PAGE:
Have a Never Fails, Really flavorful, Easy (veg) Side Rice Dish
I'm looking for an easy to whip up rice dish that I can use as a side for any meal. Everytime I make a rice dish, it never ends up tasting all that great. I'm looking something really easy, REALLY tasty. Also thinking about putting a bunch of spices in a bunch of packets so that I can just ad it to the water whenever I decide to make the dish. This way I don't have to buy the stuff in boxes.
I like rice all sorts of ways, from steamed jasmine rice to white rice cooked Carolina stye to pilaus and pilafs and risottos. But when I am cooking rice as a side dish I like to do a variation on Mexican rice. (It is worth doing a web search for recipes.) The basic idea is to saute the rice in in a broad pan in a bit of oil until the grains begin to look opaque. You can take them to the point that they are golden brown, but watch that you don't burn them. Toward the end of the precooking of the rice, I throw in a bit of finely chopped onion and maybe some minced garlic. (You can add garlic, a bit of tomato paste, cumin, whatever grabs you.) (Some do the onions and garlic first, but I find I often end up burning them.) Then add hot broth which should come to a boil immediately. (My experience is that if you add cold broth, sometimes the rice will not get tender.) Cover and turn down the heat to low and let the rice absorb the broth.
Another easy thing to do is to fry leftover white rice. If it is moist, spread it on a cookie sheet and let it dry a bit in a warm oven. Put oil in the skillet, saute onions, garlic and whatever vegetables you like. Carrots can be grated or julienned. I often put in sesame seed to toast with the onions. Sometimes I'll add finely shredded cabbage. Then add the rice and fry it, stirring with the vegetables until it is hot. I you like, garnish with strips of omelet or other cooked eggs.
re: Father Kitchen
Here's a really easy Indian-spiced side dish:
Rice with Peas
One tablespoon vegetable oil
4 whole cloves
1 small cinnamon stick
2 cardamom pods
1 teaspoon cumin seeds
1/2 teaspoon ground turmeric
1 1/4 cup long grain rice (I use basmati)
1 1/4 cup shelled fresh peas, or defrosted frozen peas
2 teaspoons salt
2 1/2 cups hot water
Heat the oil in a heavy saucepan and fry the whole spices over medium heat for one minute. Add the turmeric and rice and fry for two minutes, stirring. Add salt, peas and water and bring to a boil over high heat, then turn the heat very low, cover tightly and cook for 25 minutes, without lifting the lid or stirring. Fork up the rice and remove the whole spices. Serve hot.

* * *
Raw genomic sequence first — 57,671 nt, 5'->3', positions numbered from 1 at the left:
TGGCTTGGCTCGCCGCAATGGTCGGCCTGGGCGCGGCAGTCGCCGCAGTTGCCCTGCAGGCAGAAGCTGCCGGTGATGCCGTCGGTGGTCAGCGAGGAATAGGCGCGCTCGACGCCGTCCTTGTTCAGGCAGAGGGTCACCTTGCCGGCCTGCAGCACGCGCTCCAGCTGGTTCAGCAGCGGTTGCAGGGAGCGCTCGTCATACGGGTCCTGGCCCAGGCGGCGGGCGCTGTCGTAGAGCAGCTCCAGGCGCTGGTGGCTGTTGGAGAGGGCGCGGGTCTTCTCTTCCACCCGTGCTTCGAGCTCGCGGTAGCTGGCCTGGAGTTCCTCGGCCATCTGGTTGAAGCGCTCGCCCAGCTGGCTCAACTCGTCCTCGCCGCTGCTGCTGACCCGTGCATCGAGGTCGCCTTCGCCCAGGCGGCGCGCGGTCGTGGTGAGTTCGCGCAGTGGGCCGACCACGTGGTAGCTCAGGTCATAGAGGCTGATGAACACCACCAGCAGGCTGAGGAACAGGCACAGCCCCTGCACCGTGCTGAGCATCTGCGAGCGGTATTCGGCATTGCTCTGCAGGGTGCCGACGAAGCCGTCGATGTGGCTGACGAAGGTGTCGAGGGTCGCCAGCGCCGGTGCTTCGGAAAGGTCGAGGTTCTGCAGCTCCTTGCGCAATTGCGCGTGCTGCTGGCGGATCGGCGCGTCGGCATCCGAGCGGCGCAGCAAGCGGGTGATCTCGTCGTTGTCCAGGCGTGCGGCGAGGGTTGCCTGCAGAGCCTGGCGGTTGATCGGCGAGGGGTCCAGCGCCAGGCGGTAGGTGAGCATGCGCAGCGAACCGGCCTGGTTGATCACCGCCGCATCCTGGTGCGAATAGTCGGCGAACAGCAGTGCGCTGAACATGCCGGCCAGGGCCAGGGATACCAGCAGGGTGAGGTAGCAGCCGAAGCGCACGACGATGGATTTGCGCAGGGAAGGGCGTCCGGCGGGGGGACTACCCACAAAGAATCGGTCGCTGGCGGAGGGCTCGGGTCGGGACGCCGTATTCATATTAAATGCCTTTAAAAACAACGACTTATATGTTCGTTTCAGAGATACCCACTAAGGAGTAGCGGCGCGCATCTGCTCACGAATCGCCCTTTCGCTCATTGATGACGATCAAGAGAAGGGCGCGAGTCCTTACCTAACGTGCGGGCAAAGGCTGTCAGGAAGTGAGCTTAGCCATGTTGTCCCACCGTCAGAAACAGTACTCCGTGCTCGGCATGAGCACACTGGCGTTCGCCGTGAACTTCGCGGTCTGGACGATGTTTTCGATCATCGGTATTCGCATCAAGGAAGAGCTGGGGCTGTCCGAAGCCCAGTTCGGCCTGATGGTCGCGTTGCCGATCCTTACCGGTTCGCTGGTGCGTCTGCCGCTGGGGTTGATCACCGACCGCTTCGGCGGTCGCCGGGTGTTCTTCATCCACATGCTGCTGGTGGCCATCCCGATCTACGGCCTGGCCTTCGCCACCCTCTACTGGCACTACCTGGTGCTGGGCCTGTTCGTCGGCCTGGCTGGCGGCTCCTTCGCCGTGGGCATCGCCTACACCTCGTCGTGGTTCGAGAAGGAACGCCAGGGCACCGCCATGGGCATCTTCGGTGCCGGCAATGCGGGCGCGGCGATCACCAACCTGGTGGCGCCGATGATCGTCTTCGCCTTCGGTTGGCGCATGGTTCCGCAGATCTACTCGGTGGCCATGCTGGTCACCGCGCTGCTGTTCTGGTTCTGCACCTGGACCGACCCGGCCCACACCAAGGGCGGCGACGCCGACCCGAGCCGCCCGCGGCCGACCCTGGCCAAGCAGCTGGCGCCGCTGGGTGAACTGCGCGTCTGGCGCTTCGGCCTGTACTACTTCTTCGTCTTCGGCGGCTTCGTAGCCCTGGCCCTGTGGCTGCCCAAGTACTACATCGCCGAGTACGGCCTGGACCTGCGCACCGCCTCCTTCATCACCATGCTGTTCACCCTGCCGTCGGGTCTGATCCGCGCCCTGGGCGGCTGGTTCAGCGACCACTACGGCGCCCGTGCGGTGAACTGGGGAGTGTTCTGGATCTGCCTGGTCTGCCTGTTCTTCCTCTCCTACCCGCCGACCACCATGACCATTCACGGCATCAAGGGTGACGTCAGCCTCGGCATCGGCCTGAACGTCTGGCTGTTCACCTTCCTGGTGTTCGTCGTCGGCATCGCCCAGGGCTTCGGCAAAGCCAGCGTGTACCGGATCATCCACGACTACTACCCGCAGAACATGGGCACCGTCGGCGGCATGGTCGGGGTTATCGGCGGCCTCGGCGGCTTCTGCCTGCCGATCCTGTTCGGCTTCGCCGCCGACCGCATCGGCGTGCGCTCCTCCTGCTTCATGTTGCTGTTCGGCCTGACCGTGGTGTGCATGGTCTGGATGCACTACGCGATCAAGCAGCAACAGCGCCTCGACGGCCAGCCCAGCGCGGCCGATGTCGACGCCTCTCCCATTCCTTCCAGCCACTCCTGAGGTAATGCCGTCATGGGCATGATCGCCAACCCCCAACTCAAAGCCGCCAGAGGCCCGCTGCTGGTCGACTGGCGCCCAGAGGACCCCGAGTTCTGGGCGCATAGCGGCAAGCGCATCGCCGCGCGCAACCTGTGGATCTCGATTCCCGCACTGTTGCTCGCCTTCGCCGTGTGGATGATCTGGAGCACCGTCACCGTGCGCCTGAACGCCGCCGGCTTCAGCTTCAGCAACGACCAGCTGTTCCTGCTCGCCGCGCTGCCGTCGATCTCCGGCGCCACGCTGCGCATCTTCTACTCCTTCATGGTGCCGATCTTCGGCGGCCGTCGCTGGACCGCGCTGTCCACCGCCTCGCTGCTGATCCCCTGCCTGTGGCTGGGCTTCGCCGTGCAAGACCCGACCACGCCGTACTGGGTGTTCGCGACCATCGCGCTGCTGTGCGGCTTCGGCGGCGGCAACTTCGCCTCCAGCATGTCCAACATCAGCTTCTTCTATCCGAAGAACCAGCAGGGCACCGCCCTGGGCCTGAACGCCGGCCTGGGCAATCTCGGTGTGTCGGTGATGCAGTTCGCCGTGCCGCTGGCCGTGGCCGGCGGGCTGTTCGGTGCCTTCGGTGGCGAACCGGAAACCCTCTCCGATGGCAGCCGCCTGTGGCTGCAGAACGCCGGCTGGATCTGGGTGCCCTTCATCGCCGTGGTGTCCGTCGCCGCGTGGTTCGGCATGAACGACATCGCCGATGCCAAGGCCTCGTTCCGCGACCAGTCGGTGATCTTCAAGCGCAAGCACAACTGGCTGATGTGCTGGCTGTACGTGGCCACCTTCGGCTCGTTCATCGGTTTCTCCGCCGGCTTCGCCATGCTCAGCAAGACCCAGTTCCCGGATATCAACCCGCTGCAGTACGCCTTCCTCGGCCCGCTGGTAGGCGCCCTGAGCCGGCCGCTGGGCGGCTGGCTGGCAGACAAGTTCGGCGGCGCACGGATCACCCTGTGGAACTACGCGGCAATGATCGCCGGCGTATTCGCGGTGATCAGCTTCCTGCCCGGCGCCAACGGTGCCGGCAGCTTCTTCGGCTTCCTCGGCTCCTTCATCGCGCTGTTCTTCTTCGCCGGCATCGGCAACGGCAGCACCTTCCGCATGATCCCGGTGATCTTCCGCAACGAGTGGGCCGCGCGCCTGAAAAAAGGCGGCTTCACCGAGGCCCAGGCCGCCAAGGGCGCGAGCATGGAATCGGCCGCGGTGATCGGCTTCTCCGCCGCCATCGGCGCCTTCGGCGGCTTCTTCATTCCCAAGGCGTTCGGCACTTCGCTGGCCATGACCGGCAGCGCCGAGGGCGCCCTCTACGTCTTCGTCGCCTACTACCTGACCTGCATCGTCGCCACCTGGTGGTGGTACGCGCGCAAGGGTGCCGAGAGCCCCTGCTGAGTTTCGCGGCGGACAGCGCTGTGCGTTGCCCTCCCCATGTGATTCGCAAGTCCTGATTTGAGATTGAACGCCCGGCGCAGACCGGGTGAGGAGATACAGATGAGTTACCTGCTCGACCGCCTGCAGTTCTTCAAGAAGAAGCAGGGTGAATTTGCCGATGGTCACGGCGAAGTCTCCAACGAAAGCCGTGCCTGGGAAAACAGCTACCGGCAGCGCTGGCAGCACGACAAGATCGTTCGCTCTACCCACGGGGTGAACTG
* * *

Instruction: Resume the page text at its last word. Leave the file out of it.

OOPS, DIDN'T SEE THE "VEG" heading. Well, I'll leave this anyway. Haven't tried it with veg broth, but will have to.
My favorite quick rice "pilaf" dish is as follows:
1 cup rice (long grain or basmathi)
1 tsp olive oil
2 Tbsp butter
1 medium onion, chopped
1 1/2 cups Swanson Chicken Broth (low sodium, regular, whatever....I've even resorted to using a bouillon cube when desperate).
1 smallish Le Creuset-type pot with tight-fitting lid
Sautee the onion in the oil/butter til softened and starting to brown.
Add the rice and stir to coat.
Add the broth and bring to a boil. Boil for a minute or two. Cover pan and reduce heat to low. Cook as usual for rice - shorter, obviously, for basmathi.
This produces a tasty rice with a browned onion layer on the bottom that Persians love so much, the name of which I can never remember.
I sometimes add a few cardamom pods to the onions as they brown. You can fish them out before serving.
Here's a favorite of ours...but it is baked, not stovetop...
Everyday Rice Pilaf
1/2 an onion, minced
2 TB unsalted butter
2 cups long grain white rice
1 quart canned or homemade chicken broth
1 bay leaf
2 sprigs fresh thyme
1 teaspoon salt
1/4 tsp. black pepper
Preheat oven to 400. In a saucepan, heat onions and butter til onions are translucent, about 5 minutes, stirring frequently. Add the rice and stir until the grains are well-coated with butter. Add the broth, bay leaf, thyme, salt and pepper. Bring the stock to a boil. Cover the pot and place in preheated oven. (OR...pour into a ceramic casserole dish, cover and place in oven). Cook until the rice has absorbed all of the liquid and is tender, about 20 minutes. ***NOTE: it's easy to cut this recipe in half...I always use the regular amounts of the bay leaf and thyme, though***